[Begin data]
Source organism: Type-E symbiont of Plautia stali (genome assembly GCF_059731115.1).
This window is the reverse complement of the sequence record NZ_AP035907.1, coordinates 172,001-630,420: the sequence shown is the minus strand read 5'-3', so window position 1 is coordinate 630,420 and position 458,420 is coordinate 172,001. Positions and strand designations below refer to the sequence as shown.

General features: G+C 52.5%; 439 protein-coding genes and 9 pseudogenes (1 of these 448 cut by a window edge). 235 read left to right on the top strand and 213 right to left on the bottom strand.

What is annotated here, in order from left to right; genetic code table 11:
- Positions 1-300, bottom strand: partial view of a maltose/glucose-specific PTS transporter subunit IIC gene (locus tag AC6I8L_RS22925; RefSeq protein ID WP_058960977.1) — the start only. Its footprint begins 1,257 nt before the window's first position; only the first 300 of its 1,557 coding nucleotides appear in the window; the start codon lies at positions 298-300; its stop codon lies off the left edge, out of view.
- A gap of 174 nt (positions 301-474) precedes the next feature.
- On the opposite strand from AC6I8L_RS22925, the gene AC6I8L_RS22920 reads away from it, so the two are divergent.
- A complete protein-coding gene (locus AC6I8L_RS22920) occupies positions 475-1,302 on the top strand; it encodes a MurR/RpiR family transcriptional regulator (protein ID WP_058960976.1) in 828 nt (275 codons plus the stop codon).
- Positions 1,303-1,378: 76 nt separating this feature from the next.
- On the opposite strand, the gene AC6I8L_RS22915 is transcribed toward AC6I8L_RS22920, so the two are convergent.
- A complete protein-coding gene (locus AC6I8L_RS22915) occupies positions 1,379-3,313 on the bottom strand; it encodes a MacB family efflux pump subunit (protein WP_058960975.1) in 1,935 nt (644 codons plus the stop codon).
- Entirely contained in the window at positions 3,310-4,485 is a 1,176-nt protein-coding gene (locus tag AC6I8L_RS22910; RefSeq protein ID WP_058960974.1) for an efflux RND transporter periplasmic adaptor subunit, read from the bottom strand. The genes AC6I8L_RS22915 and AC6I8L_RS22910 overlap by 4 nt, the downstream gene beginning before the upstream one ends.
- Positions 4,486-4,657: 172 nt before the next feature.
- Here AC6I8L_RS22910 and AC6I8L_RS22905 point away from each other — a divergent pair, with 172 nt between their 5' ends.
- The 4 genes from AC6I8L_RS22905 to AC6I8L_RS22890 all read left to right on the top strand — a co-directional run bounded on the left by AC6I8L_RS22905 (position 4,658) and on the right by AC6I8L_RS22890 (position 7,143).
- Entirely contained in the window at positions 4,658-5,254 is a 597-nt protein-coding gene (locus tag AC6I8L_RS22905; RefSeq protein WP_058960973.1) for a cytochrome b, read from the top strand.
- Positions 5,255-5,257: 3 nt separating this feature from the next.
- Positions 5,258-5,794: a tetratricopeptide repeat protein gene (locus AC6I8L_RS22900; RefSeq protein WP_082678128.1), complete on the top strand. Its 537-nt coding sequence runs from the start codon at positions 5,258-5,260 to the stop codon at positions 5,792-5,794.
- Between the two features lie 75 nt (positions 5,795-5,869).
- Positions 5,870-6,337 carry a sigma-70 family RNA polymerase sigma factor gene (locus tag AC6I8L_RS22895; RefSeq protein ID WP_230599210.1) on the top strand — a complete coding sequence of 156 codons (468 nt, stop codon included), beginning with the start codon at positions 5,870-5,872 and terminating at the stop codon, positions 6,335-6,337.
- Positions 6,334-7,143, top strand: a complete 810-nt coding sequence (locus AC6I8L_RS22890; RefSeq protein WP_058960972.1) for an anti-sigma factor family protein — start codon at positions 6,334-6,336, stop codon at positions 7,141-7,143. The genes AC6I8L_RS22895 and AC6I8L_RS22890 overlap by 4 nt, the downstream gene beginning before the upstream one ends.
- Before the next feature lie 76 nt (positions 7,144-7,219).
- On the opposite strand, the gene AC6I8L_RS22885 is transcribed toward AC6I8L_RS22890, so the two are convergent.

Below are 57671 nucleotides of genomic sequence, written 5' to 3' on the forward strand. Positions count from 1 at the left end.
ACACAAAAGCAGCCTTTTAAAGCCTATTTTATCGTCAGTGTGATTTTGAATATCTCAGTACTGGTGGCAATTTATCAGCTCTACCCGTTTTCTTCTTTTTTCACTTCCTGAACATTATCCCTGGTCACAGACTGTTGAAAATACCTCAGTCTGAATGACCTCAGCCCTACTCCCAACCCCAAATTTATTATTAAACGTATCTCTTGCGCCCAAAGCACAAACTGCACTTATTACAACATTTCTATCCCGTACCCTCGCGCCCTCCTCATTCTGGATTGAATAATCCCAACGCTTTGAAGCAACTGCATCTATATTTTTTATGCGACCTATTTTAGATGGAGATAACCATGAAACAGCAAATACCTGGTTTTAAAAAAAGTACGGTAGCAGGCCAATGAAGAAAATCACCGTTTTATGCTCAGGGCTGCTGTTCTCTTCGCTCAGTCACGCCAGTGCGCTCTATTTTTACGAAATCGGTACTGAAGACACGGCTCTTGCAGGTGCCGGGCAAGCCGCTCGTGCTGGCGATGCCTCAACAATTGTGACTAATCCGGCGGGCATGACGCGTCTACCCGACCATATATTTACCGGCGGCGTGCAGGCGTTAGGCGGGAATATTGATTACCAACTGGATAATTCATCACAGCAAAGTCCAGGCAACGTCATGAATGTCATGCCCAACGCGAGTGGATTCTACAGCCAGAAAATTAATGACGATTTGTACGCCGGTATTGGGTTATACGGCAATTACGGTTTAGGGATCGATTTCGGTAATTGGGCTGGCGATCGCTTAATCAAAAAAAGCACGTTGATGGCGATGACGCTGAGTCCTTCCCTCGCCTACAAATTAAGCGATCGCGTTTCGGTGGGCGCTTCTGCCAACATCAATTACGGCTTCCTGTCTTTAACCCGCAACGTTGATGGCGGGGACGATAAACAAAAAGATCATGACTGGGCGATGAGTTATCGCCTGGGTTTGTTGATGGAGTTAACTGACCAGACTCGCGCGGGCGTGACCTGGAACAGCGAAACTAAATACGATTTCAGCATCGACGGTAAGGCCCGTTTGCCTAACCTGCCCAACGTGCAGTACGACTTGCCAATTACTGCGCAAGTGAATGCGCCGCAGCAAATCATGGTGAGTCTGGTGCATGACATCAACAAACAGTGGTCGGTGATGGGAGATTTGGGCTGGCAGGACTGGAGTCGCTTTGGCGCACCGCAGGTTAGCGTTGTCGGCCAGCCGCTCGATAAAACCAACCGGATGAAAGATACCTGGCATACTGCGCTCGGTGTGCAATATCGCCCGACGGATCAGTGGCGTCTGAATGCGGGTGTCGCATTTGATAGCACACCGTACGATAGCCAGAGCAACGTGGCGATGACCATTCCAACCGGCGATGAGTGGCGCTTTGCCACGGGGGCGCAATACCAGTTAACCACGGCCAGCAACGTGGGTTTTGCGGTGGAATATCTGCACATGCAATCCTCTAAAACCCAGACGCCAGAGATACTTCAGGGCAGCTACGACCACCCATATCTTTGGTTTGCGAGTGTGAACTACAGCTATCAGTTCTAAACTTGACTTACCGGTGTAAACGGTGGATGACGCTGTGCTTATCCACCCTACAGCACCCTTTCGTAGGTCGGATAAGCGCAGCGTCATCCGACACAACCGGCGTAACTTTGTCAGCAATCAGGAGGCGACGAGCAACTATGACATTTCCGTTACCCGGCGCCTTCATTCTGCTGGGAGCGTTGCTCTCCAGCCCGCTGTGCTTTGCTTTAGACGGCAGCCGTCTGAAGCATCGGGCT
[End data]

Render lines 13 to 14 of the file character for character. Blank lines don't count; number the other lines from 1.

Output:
- Positions 4,486-4,657: 172 nt before the next feature.
- Here AC6I8L_RS22910 and AC6I8L_RS22905 point away from each other — a divergent pair, with 172 nt between their 5' ends.